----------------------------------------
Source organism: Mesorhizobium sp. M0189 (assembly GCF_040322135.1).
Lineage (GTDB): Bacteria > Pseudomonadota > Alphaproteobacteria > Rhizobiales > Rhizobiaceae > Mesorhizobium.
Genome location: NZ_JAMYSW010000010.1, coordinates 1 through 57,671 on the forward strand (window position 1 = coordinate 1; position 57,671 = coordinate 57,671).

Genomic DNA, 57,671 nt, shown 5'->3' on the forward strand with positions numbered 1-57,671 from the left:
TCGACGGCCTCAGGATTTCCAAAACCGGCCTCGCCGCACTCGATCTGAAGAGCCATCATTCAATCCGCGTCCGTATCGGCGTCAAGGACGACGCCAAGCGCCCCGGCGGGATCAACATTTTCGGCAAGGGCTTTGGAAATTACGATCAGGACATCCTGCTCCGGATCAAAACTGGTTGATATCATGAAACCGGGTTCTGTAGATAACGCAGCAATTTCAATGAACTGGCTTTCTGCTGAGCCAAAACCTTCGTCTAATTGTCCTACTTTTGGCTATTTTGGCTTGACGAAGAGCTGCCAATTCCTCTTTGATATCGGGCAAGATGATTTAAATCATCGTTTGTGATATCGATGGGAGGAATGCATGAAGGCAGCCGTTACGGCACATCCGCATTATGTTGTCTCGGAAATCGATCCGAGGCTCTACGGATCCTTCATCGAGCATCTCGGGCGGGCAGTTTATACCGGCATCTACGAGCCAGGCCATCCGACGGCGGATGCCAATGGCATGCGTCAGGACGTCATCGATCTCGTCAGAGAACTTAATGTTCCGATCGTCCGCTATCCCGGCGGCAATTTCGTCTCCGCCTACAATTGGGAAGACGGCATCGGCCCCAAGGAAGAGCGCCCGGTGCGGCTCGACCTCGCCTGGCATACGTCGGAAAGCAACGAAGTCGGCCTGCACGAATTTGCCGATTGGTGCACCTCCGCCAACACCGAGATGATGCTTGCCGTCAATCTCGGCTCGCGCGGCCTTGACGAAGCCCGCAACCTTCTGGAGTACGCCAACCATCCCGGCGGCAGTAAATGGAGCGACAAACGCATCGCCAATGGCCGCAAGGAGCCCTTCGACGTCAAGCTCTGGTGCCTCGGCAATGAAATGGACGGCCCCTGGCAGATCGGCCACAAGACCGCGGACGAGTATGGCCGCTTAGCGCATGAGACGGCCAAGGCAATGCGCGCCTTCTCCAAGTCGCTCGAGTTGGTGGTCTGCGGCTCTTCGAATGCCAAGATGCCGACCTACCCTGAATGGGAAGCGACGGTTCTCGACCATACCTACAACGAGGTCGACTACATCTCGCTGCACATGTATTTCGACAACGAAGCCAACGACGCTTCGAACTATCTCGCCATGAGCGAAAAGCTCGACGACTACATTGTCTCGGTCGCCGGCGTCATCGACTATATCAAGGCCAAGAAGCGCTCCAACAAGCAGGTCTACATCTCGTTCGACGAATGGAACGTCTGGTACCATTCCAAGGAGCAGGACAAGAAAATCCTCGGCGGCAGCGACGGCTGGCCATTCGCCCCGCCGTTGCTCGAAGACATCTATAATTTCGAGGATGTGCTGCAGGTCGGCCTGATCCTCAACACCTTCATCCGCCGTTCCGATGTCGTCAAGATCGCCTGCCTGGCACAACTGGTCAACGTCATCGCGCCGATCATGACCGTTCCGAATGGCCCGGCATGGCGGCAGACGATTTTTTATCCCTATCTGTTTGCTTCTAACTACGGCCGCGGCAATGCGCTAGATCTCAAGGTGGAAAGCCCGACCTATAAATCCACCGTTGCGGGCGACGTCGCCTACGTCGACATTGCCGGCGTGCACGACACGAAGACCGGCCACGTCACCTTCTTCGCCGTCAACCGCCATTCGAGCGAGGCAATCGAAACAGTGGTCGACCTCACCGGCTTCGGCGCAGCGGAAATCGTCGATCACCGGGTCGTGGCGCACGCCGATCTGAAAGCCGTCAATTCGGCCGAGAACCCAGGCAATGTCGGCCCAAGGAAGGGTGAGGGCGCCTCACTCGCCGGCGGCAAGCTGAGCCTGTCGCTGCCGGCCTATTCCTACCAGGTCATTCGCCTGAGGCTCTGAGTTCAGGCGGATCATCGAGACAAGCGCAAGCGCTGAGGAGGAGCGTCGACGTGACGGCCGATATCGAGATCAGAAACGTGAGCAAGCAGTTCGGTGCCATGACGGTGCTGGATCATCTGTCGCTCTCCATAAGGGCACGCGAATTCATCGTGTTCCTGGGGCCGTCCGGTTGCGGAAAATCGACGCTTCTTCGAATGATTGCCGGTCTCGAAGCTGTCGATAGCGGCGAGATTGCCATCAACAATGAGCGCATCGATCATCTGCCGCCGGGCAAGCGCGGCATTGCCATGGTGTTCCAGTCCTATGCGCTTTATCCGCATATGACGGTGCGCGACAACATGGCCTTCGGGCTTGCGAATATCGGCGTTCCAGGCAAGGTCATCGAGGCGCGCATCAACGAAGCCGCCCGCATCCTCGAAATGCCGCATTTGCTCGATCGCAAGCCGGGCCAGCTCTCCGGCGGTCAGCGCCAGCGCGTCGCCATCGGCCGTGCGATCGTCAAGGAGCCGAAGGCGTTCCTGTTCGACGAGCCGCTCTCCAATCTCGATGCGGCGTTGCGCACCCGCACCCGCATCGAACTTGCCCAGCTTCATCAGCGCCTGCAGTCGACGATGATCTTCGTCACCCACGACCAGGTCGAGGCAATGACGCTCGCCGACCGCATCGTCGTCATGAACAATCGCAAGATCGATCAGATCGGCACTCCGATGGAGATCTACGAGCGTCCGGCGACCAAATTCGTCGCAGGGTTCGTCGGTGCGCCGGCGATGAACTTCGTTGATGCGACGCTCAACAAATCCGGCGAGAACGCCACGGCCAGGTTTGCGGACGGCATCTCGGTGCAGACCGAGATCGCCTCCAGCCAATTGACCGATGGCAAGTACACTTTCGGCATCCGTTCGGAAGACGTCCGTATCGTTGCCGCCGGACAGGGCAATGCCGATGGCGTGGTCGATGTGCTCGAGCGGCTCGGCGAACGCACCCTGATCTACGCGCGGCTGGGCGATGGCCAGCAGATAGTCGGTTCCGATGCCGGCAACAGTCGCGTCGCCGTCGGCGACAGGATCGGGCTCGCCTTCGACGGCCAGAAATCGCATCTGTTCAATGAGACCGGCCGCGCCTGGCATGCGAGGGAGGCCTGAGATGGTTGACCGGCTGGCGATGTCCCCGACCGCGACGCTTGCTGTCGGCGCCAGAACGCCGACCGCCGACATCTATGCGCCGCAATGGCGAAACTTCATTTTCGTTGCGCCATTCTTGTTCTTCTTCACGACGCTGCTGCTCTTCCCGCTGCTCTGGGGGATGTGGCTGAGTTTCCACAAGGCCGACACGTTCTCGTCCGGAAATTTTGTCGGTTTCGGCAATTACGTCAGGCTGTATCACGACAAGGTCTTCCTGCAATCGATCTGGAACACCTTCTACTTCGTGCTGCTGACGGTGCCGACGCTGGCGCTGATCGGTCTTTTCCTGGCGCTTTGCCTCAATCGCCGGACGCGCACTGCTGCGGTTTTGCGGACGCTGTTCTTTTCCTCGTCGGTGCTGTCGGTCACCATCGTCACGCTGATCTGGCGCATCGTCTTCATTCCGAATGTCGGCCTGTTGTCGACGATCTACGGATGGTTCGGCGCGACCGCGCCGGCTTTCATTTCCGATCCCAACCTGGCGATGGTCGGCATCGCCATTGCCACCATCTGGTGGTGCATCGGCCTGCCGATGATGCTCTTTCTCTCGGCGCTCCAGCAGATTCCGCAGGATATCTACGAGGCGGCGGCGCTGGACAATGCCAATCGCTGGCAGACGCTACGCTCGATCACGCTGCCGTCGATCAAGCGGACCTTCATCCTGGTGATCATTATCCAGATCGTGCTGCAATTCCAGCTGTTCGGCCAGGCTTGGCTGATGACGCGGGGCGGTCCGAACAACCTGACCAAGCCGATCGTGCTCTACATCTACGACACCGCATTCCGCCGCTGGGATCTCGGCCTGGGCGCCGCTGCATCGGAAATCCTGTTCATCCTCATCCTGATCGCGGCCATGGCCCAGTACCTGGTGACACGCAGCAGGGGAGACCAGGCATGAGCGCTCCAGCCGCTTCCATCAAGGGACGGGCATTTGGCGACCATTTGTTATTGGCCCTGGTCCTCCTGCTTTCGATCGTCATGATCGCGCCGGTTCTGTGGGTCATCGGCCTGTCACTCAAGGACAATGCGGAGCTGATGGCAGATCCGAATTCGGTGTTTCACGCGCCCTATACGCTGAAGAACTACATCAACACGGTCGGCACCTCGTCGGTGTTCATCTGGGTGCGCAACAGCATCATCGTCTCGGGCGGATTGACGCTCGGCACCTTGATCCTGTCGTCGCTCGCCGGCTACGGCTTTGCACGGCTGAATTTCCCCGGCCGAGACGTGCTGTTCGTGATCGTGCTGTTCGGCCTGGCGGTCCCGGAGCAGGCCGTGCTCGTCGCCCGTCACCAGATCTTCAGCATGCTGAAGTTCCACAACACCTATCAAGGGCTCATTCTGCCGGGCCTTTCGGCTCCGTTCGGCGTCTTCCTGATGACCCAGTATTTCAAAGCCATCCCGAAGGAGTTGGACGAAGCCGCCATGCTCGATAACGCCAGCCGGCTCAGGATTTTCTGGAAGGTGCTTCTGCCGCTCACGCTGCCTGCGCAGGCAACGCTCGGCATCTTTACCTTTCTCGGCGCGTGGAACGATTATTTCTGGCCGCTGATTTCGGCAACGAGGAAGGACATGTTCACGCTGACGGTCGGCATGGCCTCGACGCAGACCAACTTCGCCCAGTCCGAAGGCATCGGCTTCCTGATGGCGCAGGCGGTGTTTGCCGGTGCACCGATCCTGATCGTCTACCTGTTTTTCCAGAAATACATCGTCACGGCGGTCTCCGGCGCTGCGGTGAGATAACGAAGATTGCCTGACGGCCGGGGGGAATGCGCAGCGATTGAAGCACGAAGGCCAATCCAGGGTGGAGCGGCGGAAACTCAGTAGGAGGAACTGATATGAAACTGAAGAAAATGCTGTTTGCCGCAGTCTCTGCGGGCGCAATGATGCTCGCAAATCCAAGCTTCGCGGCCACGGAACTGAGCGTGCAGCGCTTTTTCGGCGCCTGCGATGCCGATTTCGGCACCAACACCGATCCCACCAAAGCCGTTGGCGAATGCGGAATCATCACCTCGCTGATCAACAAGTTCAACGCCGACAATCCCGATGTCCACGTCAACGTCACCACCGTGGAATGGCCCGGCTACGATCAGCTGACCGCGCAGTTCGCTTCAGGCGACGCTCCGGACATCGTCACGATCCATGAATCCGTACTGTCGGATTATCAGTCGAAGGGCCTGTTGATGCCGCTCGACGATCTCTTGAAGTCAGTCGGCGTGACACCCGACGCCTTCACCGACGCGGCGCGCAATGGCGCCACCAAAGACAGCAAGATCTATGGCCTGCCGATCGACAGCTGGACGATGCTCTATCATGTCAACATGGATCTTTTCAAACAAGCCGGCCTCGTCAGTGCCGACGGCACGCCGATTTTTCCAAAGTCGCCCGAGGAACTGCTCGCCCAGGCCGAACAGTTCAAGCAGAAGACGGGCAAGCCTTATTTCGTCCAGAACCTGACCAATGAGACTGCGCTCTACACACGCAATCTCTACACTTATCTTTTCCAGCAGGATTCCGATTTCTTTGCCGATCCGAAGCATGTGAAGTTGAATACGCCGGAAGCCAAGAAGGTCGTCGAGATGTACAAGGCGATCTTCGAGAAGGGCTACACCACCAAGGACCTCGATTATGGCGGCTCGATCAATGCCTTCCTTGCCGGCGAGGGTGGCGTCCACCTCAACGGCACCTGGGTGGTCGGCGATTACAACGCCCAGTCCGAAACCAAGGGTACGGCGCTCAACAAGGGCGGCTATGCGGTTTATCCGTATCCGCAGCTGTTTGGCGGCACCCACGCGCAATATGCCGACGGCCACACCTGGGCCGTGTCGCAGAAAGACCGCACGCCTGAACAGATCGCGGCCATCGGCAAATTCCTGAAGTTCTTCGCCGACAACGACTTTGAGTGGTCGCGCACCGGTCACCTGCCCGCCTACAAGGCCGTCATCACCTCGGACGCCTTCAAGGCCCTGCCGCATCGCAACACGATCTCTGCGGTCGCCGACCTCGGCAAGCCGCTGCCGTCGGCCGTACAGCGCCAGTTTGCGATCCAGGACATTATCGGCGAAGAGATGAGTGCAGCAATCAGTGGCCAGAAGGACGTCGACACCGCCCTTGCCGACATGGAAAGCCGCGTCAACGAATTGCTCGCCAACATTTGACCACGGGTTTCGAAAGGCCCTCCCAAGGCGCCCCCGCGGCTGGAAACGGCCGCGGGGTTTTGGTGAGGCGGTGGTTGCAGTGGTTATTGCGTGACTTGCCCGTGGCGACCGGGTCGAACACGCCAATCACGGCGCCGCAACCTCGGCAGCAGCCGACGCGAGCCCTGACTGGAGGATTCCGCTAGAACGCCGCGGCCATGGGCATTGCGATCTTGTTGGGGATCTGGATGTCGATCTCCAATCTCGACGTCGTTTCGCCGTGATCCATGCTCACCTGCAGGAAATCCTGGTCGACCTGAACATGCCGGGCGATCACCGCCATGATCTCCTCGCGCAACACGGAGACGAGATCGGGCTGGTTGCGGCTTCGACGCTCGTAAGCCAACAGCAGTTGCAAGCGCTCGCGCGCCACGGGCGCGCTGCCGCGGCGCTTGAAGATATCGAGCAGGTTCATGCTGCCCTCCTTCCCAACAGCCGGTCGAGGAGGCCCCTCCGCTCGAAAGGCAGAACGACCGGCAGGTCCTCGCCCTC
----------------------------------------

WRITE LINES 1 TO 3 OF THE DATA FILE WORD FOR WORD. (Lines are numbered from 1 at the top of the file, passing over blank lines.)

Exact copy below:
Source organism: Mesorhizobium sp. M0189 (assembly GCF_040322135.1).
Lineage (GTDB): Bacteria > Pseudomonadota > Alphaproteobacteria > Rhizobiales > Rhizobiaceae > Mesorhizobium.
Genome location: NZ_JAMYSW010000010.1, coordinates 1 through 57,671 on the forward strand (window position 1 = coordinate 1; position 57,671 = coordinate 57,671).